If I were moving to a new state far way and I could only bring five of my outrageous 40-plus collection of writing books, these are the five I would choose. Why? Check out some brief synopses below.
Writing Down the Bones, by Natalie Goldberg
I read this book during high school, over and over again, when it felt like everyone around me hated books. This was the first book to really get me out of my element; Goldberg has short chapters (only a page or a few pages long) followed by fun writing exercises. She tells you to never put down your pen. She mixes Zen and writing and learns to recognize when she’s in a meditative state versus just being lazy. Without this book, I might never have reached the level of detail I currently have in my writing.
The Artist’s Way by Julia Cameron
My mom gave me this book at the start of her creative revival. (She’s a lawyer who just got into Emerson, where she’ll soon study Creative Nonfiction!) This is the book to pick up when you’re feeling like creativity is a waste of time, and who are you to even dare try anything so useless? This is the book to slap every person who ever told you that you can’t, who said dreaming was a waste of resources, who promised to never support you in your decision to follow your passions. It’s a great book and I suggest reading, out especially for the artist who struggles emotionally.
Writer for Hire: 101 Secrets to Freelance Success, by Kelly James-Enger
This was my first truly adult foray into the world of magazine writing. I’ve tried for well over a decade to get started on this, but it wasn’t until I got this book only a couple of years ago that I really started making an effort. Although she offers 101 secrets for freelancers, there’s a lot more information here, and it’s a valuable book to page through, underlining and taking notes. She reminds us that freelancing is a business, and that means you’ve got to act like a professional, whether others act like you are or not. This book has proven remarkably helpful during my freelance career, with reminders to follow up on pitches and to set my bar high.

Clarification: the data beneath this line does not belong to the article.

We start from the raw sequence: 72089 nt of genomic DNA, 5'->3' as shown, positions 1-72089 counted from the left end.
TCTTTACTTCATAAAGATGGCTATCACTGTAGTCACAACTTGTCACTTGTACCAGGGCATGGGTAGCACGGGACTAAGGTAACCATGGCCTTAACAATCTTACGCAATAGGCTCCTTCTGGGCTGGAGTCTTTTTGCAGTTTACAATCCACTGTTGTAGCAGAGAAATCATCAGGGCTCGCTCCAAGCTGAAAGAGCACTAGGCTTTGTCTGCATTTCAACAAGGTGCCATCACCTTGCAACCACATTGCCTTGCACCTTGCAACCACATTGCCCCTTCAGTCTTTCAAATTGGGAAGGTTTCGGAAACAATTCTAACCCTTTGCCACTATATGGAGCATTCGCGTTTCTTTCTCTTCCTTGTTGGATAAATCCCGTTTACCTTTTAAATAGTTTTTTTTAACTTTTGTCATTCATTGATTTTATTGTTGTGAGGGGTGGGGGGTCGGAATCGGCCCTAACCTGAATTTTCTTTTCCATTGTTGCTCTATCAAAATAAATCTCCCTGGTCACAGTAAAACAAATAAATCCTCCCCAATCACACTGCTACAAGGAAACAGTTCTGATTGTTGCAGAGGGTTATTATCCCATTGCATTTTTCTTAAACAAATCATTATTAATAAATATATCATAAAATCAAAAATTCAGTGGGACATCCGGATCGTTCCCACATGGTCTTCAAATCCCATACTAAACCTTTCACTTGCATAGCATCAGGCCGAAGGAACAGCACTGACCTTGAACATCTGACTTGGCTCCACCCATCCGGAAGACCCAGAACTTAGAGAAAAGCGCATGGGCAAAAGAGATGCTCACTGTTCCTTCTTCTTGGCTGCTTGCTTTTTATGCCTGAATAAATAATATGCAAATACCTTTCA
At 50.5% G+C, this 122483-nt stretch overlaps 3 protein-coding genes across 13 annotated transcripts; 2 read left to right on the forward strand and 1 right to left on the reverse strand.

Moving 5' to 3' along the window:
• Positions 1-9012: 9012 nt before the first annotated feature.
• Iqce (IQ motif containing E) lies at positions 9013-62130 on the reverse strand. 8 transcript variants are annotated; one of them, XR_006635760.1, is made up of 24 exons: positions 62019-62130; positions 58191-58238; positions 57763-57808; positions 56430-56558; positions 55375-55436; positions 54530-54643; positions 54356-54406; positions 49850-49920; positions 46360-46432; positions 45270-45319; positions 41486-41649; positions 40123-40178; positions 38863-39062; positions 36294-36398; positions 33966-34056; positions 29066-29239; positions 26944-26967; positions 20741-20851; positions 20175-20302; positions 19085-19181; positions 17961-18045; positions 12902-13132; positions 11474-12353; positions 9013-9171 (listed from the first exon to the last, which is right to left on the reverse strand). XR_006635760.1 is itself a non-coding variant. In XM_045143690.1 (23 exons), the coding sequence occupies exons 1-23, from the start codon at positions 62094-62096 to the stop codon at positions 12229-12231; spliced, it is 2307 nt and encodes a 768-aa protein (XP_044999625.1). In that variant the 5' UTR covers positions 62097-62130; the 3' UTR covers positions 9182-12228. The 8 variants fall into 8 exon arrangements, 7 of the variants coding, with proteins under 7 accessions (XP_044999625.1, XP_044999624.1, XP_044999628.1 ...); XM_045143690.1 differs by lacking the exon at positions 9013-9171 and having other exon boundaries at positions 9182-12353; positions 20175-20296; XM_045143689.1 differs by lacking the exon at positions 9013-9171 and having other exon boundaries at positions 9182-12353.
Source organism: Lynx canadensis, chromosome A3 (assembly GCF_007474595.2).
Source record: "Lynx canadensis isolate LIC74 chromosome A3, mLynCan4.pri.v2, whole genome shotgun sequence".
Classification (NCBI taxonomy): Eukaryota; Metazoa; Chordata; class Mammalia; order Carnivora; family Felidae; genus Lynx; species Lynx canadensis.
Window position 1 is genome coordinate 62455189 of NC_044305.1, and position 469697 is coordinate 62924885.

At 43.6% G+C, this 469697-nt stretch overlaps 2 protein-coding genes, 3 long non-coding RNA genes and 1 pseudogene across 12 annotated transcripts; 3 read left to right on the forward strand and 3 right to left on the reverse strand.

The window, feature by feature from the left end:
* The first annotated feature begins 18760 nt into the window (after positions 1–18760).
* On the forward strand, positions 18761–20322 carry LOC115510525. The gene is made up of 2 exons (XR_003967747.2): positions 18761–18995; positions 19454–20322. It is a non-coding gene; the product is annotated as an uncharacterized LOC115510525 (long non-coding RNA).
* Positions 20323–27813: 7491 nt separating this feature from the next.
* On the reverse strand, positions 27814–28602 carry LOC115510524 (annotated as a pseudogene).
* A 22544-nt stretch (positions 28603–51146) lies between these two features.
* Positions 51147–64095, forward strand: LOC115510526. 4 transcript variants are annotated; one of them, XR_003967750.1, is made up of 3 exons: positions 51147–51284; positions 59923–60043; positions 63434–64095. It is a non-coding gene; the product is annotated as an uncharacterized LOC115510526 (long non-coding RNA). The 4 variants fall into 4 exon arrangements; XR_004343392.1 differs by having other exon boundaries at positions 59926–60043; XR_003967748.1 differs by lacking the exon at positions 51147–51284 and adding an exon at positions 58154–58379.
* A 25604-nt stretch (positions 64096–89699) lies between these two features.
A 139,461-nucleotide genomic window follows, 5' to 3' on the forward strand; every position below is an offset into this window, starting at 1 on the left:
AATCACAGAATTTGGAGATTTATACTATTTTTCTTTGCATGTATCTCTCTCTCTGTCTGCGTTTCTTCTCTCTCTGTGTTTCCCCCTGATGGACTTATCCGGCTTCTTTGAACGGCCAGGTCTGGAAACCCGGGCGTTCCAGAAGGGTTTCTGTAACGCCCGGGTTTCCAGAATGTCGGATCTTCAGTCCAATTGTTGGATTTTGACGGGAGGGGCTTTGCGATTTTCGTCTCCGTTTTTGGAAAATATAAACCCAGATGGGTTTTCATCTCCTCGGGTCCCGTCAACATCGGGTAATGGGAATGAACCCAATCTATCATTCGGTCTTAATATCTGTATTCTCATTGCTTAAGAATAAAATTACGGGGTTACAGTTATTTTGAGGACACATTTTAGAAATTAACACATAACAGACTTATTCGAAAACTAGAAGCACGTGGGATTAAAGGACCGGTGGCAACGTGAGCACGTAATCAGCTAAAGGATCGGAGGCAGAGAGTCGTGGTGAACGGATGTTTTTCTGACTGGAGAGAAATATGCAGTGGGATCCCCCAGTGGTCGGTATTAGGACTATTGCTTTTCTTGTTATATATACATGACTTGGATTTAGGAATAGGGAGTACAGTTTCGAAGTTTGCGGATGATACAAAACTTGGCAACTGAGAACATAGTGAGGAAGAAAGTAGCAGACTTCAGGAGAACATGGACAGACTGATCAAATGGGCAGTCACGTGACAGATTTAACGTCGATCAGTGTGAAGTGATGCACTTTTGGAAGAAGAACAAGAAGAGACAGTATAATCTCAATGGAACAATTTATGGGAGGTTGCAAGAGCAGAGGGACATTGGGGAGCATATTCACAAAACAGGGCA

Writing True: The Art and Craft of Creative Nonfiction, by Sondra Perl and Mimi Schwartz
My good friend Sue gave me this book because she thought I’d like it and I do. It’s dense, somewhat expensive, and brimming with knowledge. When I get back to teaching Creative Nonfiction, I plan on using this book. Even if you’re a seasoned essayist or memoirist it’s a good read—the authors put into words what some of us only think about, but don’t know how to say: “Creative nonfiction is less about providing answers and more about struggling with questions. Readers are drawn in (58).”
The Six-Figure Travel Writing Road Map by Gabi Logan
Logan is a remarkable coach and businesswoman. She created a whole industry around writing for travel magazines and working with travel companies. She runs travel writing retreats (I went on one just last month!) and attends many writing conferences including The Muse and The Marketplace in Boston, and ASJA in New York City. In this book she offers readers a choice: Do you want to make money, get published in big name magazines, or travel for free? You choose one, and then follow it through, paying attention to the math and various elements involved. She even has an online magazine database that is kept up to date fairly well. If you want to get into travel writing, or even just magazine writing, you’ll probably want to check out some of her services.